Some collections are empty, and
tail deals with them by throwing an exception:
Seq.empty[Int].tail // java.lang.UnsupportedOperationException: tail of empty list // at scala.collection.immutable.Nil$.tail(List.scala:432) // at scala.collection.immutable.Nil$.tail(List.scala:427) // at repl.Session$App$$anonfun$1.apply(traversable_tail.md:9) // at repl.Session$App$$anonfun$1.apply(traversable_tail.md:9)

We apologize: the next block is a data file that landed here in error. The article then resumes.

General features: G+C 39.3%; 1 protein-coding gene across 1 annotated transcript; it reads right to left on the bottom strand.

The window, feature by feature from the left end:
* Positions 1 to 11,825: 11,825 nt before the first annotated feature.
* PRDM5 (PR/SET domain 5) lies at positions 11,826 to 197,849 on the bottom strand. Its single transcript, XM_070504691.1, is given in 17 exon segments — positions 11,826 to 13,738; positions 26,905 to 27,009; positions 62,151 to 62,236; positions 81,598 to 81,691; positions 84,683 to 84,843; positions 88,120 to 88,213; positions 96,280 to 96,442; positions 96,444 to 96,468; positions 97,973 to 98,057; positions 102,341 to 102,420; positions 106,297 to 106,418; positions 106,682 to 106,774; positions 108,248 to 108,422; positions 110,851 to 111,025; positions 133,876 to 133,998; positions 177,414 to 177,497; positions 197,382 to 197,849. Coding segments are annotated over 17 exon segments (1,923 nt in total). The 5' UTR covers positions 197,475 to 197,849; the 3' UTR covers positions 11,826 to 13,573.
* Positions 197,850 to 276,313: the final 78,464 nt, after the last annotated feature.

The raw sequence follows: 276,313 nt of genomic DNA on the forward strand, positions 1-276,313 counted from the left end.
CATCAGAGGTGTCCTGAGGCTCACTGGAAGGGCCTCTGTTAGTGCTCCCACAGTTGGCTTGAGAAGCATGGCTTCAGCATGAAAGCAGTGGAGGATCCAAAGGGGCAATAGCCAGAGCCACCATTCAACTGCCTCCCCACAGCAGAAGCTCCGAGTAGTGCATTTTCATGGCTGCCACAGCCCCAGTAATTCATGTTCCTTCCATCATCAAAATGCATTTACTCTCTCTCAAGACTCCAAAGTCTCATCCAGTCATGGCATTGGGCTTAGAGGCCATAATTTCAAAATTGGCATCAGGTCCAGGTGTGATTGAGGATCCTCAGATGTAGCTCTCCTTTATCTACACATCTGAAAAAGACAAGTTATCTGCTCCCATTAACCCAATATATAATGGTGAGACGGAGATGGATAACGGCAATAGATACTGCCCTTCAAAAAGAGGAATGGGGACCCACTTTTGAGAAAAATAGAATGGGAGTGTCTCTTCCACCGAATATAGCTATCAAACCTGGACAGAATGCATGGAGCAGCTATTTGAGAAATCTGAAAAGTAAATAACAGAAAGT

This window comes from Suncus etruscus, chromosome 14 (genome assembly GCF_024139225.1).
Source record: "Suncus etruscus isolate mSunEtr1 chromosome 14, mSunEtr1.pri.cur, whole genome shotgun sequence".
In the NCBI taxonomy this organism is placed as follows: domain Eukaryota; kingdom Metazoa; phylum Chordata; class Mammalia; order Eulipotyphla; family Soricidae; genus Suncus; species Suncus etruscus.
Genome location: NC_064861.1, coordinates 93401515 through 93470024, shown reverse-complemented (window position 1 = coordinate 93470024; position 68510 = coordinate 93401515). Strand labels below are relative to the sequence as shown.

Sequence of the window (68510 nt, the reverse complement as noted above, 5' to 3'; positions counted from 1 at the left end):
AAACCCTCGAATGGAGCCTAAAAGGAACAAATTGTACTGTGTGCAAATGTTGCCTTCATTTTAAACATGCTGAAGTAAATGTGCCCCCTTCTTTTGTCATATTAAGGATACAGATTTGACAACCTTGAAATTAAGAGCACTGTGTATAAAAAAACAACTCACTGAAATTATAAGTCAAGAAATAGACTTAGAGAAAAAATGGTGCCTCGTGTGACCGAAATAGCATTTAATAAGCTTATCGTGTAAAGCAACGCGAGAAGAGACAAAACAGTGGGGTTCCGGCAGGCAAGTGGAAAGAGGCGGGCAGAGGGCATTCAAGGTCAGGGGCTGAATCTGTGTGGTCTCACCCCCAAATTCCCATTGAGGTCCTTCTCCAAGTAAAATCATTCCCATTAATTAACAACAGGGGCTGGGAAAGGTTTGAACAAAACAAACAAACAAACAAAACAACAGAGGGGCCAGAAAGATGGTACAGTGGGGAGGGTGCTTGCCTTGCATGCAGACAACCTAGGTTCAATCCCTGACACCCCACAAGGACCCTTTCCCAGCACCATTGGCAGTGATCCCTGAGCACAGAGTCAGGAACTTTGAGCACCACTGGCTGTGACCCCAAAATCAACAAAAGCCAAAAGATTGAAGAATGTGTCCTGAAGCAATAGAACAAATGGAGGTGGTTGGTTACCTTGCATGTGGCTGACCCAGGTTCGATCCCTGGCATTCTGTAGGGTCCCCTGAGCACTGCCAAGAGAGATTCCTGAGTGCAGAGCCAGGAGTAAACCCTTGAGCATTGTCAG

drop(1), on the other hand, will yield a reasonable value: the empty list.
Seq(1, 2, 3).drop(1) // res0: Seq[Int] = List(2, 3) Seq.empty[Int].drop(1) // res1: Seq[Int] = List()
Note that this is not always what you want to do. There are scenarios in which you must deal with the empty case explicitly - as a stop condition in a recursive function, say. It’s just that, often, getting the empty list when you ask for everything but the first element of an empty list is perfectly reasonable.